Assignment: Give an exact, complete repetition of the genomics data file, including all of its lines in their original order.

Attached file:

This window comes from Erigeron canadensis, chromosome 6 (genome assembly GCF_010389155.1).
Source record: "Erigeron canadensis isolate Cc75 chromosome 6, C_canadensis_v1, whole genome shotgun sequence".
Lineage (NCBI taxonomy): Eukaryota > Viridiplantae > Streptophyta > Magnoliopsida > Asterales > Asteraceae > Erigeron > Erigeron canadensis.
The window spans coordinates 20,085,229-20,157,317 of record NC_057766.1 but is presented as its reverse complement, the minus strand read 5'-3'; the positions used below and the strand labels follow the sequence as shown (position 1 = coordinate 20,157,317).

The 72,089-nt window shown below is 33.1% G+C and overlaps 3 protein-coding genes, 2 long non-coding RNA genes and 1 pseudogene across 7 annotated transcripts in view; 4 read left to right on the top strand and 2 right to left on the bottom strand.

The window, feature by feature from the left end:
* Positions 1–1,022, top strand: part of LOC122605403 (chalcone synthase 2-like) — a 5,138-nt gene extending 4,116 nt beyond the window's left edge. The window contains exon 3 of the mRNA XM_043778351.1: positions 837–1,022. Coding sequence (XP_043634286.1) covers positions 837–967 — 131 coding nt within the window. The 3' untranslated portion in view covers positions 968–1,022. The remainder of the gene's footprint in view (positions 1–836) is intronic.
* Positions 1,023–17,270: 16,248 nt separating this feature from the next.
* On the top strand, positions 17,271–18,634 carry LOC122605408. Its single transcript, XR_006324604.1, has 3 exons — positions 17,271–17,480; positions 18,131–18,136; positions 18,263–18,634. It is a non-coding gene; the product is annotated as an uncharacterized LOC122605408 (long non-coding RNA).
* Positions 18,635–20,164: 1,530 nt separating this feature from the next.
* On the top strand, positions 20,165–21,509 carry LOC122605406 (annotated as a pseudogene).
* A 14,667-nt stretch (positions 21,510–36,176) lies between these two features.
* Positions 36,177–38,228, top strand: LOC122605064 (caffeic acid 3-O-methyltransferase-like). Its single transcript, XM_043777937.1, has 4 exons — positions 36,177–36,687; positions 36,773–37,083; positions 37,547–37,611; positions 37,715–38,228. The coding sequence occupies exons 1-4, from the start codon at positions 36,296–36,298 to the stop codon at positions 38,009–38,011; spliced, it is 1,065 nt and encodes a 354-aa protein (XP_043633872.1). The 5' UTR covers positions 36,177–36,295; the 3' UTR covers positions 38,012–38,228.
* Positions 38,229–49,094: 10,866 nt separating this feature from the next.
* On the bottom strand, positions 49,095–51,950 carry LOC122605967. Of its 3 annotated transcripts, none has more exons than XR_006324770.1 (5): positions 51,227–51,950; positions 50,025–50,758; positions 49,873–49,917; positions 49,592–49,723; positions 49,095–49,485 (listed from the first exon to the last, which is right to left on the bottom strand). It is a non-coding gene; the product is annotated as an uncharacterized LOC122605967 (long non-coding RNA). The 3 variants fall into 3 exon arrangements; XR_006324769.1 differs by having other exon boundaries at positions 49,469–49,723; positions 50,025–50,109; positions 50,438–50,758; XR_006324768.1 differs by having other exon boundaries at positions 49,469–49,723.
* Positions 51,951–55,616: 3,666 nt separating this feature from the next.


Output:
This window comes from Erigeron canadensis, chromosome 6 (genome assembly GCF_010389155.1).
Source record: "Erigeron canadensis isolate Cc75 chromosome 6, C_canadensis_v1, whole genome shotgun sequence".
Lineage (NCBI taxonomy): Eukaryota > Viridiplantae > Streptophyta > Magnoliopsida > Asterales > Asteraceae > Erigeron > Erigeron canadensis.
The window spans coordinates 20,085,229-20,157,317 of record NC_057766.1 but is presented as its reverse complement, the minus strand read 5'-3'; the positions used below and the strand labels follow the sequence as shown (position 1 = coordinate 20,157,317).

The 72,089-nt window shown below is 33.1% G+C and overlaps 3 protein-coding genes, 2 long non-coding RNA genes and 1 pseudogene across 7 annotated transcripts in view; 4 read left to right on the top strand and 2 right to left on the bottom strand.

The window, feature by feature from the left end:
* Positions 1–1,022, top strand: part of LOC122605403 (chalcone synthase 2-like) — a 5,138-nt gene extending 4,116 nt beyond the window's left edge. The window contains exon 3 of the mRNA XM_043778351.1: positions 837–1,022. Coding sequence (XP_043634286.1) covers positions 837–967 — 131 coding nt within the window. The 3' untranslated portion in view covers positions 968–1,022. The remainder of the gene's footprint in view (positions 1–836) is intronic.
* Positions 1,023–17,270: 16,248 nt separating this feature from the next.
* On the top strand, positions 17,271–18,634 carry LOC122605408. Its single transcript, XR_006324604.1, has 3 exons — positions 17,271–17,480; positions 18,131–18,136; positions 18,263–18,634. It is a non-coding gene; the product is annotated as an uncharacterized LOC122605408 (long non-coding RNA).
* Positions 18,635–20,164: 1,530 nt separating this feature from the next.
* On the top strand, positions 20,165–21,509 carry LOC122605406 (annotated as a pseudogene).
* A 14,667-nt stretch (positions 21,510–36,176) lies between these two features.
* Positions 36,177–38,228, top strand: LOC122605064 (caffeic acid 3-O-methyltransferase-like). Its single transcript, XM_043777937.1, has 4 exons — positions 36,177–36,687; positions 36,773–37,083; positions 37,547–37,611; positions 37,715–38,228. The coding sequence occupies exons 1-4, from the start codon at positions 36,296–36,298 to the stop codon at positions 38,009–38,011; spliced, it is 1,065 nt and encodes a 354-aa protein (XP_043633872.1). The 5' UTR covers positions 36,177–36,295; the 3' UTR covers positions 38,012–38,228.
* Positions 38,229–49,094: 10,866 nt separating this feature from the next.
* On the bottom strand, positions 49,095–51,950 carry LOC122605967. Of its 3 annotated transcripts, none has more exons than XR_006324770.1 (5): positions 51,227–51,950; positions 50,025–50,758; positions 49,873–49,917; positions 49,592–49,723; positions 49,095–49,485 (listed from the first exon to the last, which is right to left on the bottom strand). It is a non-coding gene; the product is annotated as an uncharacterized LOC122605967 (long non-coding RNA). The 3 variants fall into 3 exon arrangements; XR_006324769.1 differs by having other exon boundaries at positions 49,469–49,723; positions 50,025–50,109; positions 50,438–50,758; XR_006324768.1 differs by having other exon boundaries at positions 49,469–49,723.
* Positions 51,951–55,616: 3,666 nt separating this feature from the next.